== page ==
By: Natalie Akoorie
Vacant space at Waikato Hospital is to be turned into a new 26-bed ward in time for winter, to cope with an expected influx in patient numbers over flu season.
But doctors admit the $6.7 million fix, which comes at the same time district health boards say they are struggling to cope with increasing occupancy, is a short-term solution to the rapidly growing demand for beds at the major tertiary hospital in Hamilton.
Waikato Hospital interim chief operating officer Dr Grant Howard said the district health board needs about 130 more beds to add to the 600-bed hospital.
The new ward on level eight of the Menzies Building, which will cost $1.5m to refurbish and $5.2m each year to run, is one of two opening at the hospital campus this year.
The second one, a 27-bed ward in the rehabilitation unit, re-opened this week after closing at Christmas.
That overflow ward opened during winter last year in a future-proofing exercise and closed at Christmas.
“But as the number of people coming to the hospital continues to rise we’ve now made a commitment to open that up and keep it open permanently.”
Howard said the hospital was in the same situation as highlighted by Auckland health bosses last week when they told the health select committee population growth and underfunding had put the health system at breaking point.
Last month Waikato Hospital’s emergency department had the second highest number of presentations in one day, with 296 presentations on February 12.
Patients presenting at the ED regularly range between 240 to 270 and sometimes up to 290.
“Over the Christmas period we’ve been unbelievably busy. The hospital’s been running at near winter numbers.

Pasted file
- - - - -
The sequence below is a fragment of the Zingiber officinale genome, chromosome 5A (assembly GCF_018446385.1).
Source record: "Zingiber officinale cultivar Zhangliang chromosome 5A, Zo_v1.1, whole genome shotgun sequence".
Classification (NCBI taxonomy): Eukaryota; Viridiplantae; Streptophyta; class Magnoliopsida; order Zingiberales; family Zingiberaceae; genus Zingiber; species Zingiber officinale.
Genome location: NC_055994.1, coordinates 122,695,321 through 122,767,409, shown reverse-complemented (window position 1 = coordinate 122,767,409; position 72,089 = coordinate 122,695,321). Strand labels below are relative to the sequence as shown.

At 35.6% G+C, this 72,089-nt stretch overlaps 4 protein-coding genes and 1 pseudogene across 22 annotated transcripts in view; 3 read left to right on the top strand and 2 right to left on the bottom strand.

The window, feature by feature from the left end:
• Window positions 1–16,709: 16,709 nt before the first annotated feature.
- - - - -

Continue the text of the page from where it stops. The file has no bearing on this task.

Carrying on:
“People are taking bets on when we’re going to go over 300 people in one day [in ED].”
Howard said the opening of the two new wards was a “mid-term” solution to the problem and there were other wards the DHB could re-use.
“We’ve probably got another two full wards that we could bring back online if we had to.
“If we progressively use the areas that we’ve stood down, if we refurbish them and get them up and running we’re probably okay.”
He said the long-term plan was to demolish some of the old ward blocks and replace them with three state-of-the art ward buildings, but that was a five to 15 year process.
The last time Waikato Hospital had a large increase in bed numbers was when the Elizabeth Rothwell Building opened in 1980 with 240 beds, then mostly for women and children.
Though the hospital recently underwent a multi-million dollar campus upgrade, Howard said it didn’t deliver a significant increase in bed capacity.
Board members agreed to fund the new Menzies Building ward, which would be used as an Acute Surgical Assessment Unit from July.
Source: NZ Herald
Want more of the latest sector news, information, opinion and discussion straight to your inbox? Subscribe to our free weekly newsletter: http://healthnzme.wpengine.com/subscribe/